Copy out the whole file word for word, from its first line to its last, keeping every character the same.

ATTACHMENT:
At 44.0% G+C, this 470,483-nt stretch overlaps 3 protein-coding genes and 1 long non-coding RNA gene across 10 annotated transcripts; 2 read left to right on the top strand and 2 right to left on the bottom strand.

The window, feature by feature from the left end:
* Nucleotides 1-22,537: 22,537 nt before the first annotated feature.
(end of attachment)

At 44.0% G+C, this 470,483-nt stretch overlaps 3 protein-coding genes and 1 long non-coding RNA gene across 10 annotated transcripts; 2 read left to right on the top strand and 2 right to left on the bottom strand.

The window, feature by feature from the left end:
* Nucleotides 1-22,537: 22,537 nt before the first annotated feature.